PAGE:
Most Oregonians think of our state forests as places to camp, fish, hike, and picnic with family and friends. We go to state forests in search of old growth trees and hiking trails along pristine streams. The reality is different: State forests are primarily used for industrial timber production.
On August 13th in Nehalem, Lisa Arkin, Executive Director of Eugene, Oregon nonprofit Beyond Toxics will present information from the organization’s recent research on Oregon Department of Forestry’s (ODF) state forest management, exposing a pervasive use of aerial herbicide sprays.

Timber harvests are carried out using the Forest Practices Act, the same rules that govern private timber corporations like Weyerhaeuser, and “timber taxes” generated from cutting on state forests is divvied up among county, city and junior taxing districts…leading decision makers to turn a blind eye to the devastation and poisoning of watersheds that serve our communities.

Beyond Toxics found that ODF authorizes aerial herbicide sprays in domestic drinking watersheds serving residential users and municipal drinking water systems.
State documents show that over a four-year period, more than 14,800 acres of the Tillamook State Forest were sprayed with herbicides. The vast majority, approximately 70 percent of these acres, were aerially sprayed with herbicides. The other 30 percent of the acres received ground sprays. Tank mixes of 3-5 chemicals included glyphosate, metsulfuron methyl, aminopyralid, imazapyr, sulfometuron methyl plus multiple chemical additives.

The frequency of herbicide sprays and the lack of policies to protect public safety and drinking water quality led Beyond Toxics to recommend legislative action. If Oregonians share the value of clean and abundant water from healthy forests, then keeping pesticides out of drinking water should be one of the State’s public health priorities.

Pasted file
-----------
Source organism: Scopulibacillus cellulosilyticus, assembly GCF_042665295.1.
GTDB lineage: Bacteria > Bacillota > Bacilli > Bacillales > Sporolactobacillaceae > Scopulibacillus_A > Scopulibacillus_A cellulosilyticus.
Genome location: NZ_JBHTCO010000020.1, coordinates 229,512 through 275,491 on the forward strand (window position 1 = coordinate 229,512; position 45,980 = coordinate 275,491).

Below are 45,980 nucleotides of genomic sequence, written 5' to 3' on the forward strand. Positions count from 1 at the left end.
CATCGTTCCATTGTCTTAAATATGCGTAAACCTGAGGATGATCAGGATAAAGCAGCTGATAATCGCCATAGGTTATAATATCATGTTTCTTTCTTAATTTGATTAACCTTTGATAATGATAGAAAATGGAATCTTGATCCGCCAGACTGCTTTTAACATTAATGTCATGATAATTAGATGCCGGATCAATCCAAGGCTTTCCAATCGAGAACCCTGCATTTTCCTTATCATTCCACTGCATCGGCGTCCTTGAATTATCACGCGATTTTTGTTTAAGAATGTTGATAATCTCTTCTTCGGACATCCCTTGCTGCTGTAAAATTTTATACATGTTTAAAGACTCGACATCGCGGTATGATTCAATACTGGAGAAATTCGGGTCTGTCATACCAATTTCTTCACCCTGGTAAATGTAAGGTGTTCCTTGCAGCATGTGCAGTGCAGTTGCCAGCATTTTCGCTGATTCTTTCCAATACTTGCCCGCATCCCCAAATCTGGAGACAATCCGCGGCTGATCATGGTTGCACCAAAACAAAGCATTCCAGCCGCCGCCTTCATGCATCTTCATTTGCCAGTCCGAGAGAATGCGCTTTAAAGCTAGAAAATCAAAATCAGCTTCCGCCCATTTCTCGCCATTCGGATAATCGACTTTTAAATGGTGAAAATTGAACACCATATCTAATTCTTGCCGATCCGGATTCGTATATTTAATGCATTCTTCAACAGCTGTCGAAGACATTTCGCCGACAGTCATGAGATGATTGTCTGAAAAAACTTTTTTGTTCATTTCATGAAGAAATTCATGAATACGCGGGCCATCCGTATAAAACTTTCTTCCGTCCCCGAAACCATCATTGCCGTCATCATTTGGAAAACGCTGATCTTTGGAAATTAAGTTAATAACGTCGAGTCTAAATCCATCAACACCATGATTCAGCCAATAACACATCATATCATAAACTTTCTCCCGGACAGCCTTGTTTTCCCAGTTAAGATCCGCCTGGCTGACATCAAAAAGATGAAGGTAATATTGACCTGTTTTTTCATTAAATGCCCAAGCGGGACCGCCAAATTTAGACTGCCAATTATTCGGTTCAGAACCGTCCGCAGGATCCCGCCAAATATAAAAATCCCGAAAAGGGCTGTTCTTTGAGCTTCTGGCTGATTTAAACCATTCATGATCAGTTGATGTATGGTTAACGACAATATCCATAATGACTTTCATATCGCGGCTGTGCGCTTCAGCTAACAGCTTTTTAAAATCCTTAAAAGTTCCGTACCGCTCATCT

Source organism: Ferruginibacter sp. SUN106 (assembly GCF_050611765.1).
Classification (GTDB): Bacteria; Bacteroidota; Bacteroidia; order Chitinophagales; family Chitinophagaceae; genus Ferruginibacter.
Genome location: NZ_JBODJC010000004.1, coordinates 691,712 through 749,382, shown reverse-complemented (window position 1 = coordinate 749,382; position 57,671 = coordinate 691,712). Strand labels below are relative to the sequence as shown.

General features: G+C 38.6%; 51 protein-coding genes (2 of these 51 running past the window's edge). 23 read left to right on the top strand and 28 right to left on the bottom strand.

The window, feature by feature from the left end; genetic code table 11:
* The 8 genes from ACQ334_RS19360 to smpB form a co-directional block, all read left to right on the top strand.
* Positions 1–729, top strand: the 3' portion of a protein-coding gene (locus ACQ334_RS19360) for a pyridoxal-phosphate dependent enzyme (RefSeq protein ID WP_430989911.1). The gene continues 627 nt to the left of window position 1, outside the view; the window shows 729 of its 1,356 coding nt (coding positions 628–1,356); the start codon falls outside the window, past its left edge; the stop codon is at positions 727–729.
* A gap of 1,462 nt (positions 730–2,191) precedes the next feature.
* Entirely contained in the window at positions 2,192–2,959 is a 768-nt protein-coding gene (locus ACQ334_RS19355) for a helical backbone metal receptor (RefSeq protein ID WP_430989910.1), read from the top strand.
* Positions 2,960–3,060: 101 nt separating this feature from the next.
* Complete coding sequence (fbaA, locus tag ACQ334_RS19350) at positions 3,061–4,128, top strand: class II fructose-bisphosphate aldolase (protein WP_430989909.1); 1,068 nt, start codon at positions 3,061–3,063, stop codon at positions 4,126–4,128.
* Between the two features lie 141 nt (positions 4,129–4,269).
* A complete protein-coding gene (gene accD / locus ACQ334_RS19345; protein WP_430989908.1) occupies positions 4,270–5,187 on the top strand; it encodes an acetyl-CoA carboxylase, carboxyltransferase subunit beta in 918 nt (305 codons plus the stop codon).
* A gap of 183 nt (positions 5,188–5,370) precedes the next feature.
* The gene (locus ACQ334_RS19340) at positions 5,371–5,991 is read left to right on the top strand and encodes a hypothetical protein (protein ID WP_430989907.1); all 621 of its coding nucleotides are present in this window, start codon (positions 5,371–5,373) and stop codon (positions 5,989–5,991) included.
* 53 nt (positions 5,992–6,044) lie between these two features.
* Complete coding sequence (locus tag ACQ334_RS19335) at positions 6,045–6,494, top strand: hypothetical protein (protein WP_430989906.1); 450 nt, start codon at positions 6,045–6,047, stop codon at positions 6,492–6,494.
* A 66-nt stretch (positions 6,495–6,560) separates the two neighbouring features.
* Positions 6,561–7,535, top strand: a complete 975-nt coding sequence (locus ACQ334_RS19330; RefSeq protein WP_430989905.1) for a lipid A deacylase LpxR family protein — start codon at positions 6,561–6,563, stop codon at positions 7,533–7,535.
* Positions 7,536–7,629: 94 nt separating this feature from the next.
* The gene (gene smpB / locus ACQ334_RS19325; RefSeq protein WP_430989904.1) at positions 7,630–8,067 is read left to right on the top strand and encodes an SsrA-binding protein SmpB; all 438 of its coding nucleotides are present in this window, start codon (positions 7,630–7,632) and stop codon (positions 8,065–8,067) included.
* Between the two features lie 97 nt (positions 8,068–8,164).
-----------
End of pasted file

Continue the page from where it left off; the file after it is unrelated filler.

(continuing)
For more information see: Oregon’s Department of Forestry Sprays Herbicides in Protected Drinking Watershed By Laurie Bernstein and Lisa Arkin.

Arkin’s presentation is another in the series, “Speaking Truth to Power” presented by the North Coast Communities for Watershed Protection, formerly known as Rockaway Beach Citizens for Watershed Protection. These events, always free and open to the public, take place the second Tuesday of most months at 6:00 p.m. at North County Recreation District, 36155 9th St. in Nehalem. Doors open at 5:30 p.m. for a “Meet and Greet” with light refreshments and music from singer/songwriter Brandon Tigner.

Rockaway Beach Citizens for Watershed Protection started in 2011 when a group of neighbors in Rockaway Beach, Oregon watched as the Jetty Creek watershed, the source of their drinking water, was clear cut logged at an alarming rate and then aerial-sprayed with pesticides. In the last decade, about 90% of that watershed has been clear cut, causing highly detrimental effects to the drinking water and natural habitat. The organization has now grown to represent other communities up and down the North Coast of Oregon that face similar difficulties; therefore, our new name, North Coast Communities for Watershed Protection, reflects our working together on a regional basis to insure that the air we breathe and the water we drink are safe.